|2. Length of Training||Nine Sessions over three days: two days at training site, a half-day for a practical field visit, and a half-day for development of Action Plans||Nineteen Sessions over five days: four days at the training site and one day (two half days) for a practical field visit||The ENA training lasts three days, while the UNICEF training is five days with a three-day adaptation option.|
Both trainings include practica.
|V. Training Assessments|
|Pre/post-test (written)||Pre/post-assessment (not written, participants respond by raising hands)|
|VI. Field Practica|
Two-and-a-half hour field visit and 45 minute feedback session, including:
|Sessions 11 and 13|
One day-long (or two half-day sessions) field visit, including:
|The UNICEF package includes a more intensive practicum, with a full day of practice as compared to the half day included in ENA.|
|VII. Implementation Guidance|
|1. Supportive Supervision||Understanding the Essential Nutrition Actions (ENA) Framework (6 pages): Includes a reference for additional resources specific to supportive supervision.||Supportive Supervision, Mentoring, and Monitoring Module (62 pages)||The UNICEF package includes a module on supportive supervision and mentoring, which the ENA materials do not address directly. However, additional references are linked to from adaptations of the framework.|
|2. Planning and Scale||Understanding the Essential Nutrition Actions (ENA) Framework (6 pages): Includes a reference for an additional resources that contains nine modules on rational for ENA and steps for large scale implementation.||The Planning Guide and Adaption Guides included in the UNICEF package provide a more extensive tutorial for planning and adaptation compared to the ENA materials which provides links to additional resources from adaptations of the framework.|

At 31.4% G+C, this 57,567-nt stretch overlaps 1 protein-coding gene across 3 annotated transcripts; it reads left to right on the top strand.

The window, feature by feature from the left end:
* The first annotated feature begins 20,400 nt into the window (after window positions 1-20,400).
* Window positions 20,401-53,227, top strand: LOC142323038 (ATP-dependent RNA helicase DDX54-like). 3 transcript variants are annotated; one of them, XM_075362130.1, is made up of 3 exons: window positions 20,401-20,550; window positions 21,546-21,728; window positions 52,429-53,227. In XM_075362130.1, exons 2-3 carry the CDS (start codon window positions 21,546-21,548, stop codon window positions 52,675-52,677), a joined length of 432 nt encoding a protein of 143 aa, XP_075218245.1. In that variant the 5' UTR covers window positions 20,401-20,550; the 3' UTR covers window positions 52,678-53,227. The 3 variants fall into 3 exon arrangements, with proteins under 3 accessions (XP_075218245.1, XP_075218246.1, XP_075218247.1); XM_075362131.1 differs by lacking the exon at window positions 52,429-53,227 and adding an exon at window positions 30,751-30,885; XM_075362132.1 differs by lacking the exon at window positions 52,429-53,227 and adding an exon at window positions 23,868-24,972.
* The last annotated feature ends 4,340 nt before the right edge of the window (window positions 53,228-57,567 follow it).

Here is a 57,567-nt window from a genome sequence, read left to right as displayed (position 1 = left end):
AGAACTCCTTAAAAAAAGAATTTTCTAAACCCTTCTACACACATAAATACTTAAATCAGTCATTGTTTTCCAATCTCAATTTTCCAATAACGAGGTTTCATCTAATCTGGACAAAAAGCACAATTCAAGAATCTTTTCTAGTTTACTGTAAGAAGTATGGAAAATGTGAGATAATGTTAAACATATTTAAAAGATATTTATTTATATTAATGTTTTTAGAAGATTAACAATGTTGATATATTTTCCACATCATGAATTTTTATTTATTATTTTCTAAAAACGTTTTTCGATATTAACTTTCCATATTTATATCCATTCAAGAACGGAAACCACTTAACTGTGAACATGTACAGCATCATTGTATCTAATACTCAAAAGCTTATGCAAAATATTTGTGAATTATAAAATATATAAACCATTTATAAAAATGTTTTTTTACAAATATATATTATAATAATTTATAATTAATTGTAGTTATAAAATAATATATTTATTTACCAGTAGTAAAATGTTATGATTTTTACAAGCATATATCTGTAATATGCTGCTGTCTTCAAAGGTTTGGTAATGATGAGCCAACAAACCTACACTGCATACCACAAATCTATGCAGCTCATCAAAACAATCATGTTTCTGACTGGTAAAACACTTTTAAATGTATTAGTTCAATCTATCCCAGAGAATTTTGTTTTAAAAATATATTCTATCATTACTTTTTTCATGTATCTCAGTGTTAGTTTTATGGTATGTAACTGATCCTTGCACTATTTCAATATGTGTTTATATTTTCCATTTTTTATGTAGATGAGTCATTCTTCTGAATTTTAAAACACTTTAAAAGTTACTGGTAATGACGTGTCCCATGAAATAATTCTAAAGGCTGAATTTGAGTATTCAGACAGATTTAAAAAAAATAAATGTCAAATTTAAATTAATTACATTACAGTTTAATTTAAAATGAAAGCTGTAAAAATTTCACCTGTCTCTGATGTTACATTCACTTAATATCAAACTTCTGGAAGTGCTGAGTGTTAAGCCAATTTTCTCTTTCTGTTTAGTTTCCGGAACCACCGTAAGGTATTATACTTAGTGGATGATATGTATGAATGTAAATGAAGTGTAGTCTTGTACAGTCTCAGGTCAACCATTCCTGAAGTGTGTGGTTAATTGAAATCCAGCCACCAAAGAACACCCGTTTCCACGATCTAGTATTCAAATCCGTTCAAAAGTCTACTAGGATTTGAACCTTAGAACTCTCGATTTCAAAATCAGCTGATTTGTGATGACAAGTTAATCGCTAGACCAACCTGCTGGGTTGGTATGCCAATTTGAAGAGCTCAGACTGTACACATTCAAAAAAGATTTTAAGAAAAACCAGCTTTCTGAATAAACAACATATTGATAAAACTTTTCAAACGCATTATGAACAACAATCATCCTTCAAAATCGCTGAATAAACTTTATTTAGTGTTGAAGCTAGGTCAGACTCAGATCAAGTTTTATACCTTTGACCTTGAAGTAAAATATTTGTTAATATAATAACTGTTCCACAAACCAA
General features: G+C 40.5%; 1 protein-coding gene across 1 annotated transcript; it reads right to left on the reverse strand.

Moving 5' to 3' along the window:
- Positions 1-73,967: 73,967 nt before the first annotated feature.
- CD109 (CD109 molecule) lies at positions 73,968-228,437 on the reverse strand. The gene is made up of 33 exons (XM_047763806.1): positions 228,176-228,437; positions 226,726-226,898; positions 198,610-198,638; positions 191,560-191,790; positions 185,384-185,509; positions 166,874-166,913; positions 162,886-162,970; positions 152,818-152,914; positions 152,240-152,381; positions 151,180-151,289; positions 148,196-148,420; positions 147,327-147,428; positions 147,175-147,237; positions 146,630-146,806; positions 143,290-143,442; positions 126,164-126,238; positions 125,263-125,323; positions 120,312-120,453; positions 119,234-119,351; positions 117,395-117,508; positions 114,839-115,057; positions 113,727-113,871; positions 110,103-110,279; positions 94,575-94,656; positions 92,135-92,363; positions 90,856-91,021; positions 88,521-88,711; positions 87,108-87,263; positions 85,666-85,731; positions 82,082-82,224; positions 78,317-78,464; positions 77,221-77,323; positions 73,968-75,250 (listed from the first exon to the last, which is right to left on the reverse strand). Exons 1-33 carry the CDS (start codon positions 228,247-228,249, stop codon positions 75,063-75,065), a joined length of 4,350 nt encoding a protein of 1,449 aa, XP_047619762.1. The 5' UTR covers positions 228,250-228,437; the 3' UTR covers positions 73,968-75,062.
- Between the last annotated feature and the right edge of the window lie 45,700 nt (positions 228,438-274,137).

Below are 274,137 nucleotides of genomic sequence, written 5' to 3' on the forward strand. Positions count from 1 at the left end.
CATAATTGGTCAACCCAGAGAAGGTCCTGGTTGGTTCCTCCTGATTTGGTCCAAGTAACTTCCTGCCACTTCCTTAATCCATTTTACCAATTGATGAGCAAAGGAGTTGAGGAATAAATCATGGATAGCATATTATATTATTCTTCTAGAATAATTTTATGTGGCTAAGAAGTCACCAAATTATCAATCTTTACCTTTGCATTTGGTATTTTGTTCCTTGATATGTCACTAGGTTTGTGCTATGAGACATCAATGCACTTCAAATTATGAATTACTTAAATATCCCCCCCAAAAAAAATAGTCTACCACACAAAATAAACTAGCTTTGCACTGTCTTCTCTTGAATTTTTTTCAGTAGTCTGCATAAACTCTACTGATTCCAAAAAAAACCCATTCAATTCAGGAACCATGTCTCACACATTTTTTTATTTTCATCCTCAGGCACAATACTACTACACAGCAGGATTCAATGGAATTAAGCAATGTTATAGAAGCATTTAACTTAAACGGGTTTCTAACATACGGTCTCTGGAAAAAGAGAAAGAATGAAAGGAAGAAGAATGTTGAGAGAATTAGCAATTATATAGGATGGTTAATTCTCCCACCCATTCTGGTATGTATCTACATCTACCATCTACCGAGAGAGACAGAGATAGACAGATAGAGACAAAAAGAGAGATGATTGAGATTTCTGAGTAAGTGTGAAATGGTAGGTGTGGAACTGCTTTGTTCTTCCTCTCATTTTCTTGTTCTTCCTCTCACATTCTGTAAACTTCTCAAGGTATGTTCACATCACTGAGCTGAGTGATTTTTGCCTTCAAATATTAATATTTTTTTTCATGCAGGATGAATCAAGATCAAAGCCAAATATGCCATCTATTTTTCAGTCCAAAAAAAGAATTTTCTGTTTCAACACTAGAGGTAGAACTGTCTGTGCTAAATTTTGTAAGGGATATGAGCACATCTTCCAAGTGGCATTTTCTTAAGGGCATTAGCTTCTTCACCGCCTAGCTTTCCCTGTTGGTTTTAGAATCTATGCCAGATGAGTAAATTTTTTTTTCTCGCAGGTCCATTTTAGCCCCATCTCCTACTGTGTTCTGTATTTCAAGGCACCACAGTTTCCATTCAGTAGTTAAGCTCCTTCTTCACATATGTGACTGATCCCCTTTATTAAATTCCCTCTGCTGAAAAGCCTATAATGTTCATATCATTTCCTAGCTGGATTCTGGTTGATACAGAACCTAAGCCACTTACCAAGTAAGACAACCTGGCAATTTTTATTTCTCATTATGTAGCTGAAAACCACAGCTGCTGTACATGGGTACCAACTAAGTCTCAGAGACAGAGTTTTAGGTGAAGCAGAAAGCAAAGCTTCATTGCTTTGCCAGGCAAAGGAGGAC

Table 2: Side by Side Summary of the CORE Group’s ENA Framework Trilogy and the UNICEF Community IYCF Counseling Package: Topics Covered
|Topics Covered, By Category||ENA Framework||UNICEF Community IYCF Counseling Package|
|I. Women’s Nutrition||X||X|
|Nutrition of pregnant women||X||X|
|Iron supplementation during pregnancy||X||X|
|Nutrition of lactating mother||X||X|
|Early initiation of breastfeeding||X||X|
|Good attachment and positioning||X||X|
|Breastfeeding on demand/frequency||X||X|
|Common breastfeeding difficulties||X|
|Early childhood development as it relates to responsive feeding||X|
|Mother who is separated from her infant||X||X|
|Hand expression and cup feeding||X|
|Continue breastfeeding until 2 years and beyond||X||X|
|III. Complementary Feeding||X||X|
|Introducing complementary feeding at 6 months||X||X|
|Feed a variety of foods||X||X|
|Complementary feeding for various ages – frequency, consistency, variety and amount||Feeding from 6-11 m.|
Feeding from 12-24 m.
|Feeding from 6-9 m.|
Feeding from 9-12 m.
Feeding from 12-24 m.
|Available local foods||X|
|IV. Nutrition in Special Circumstances||X||X|
|Feeding of the sick child during illness||X||X|
|Feeding of the sick child after illness||X||X|
|Nutritional care of infants and children with diarrhea||X||X|
|Nutritional care of infants and children with moderate acute malnutrition||X|
|Feeding a low birth weight baby||X|
|When to bring your child to the health facility||X|
|IYCF in emergencies||X|
|V. HIV and Nutrition||X|
|Exclusively breastfeed and take ARVs||X|
|Exclusively breastfeed even when there are no ARVs||X|
|Conditions needed to avoid all breastfeeding||X|
|VI. Micronutrient Deficiencies||X||X|
|Addition of micronutrient powders (MNPs) to complementary foods||X*|
|Prevention of malaria and anemia||X||X|
|Importance of Vitamin A||X||X|
|Preventing anemia from parasites||X|
|VII. Water, Sanitation, and Hygiene||X|
|VIII. Nutrition Counseling Skills||X||X|
|Counseling and negotiation||X||X|
|IYCF support groups||X|
|Development of action plans||X||X|
|IX. Other Skills||X||X|
|Regular growth monitoring and promotion||X|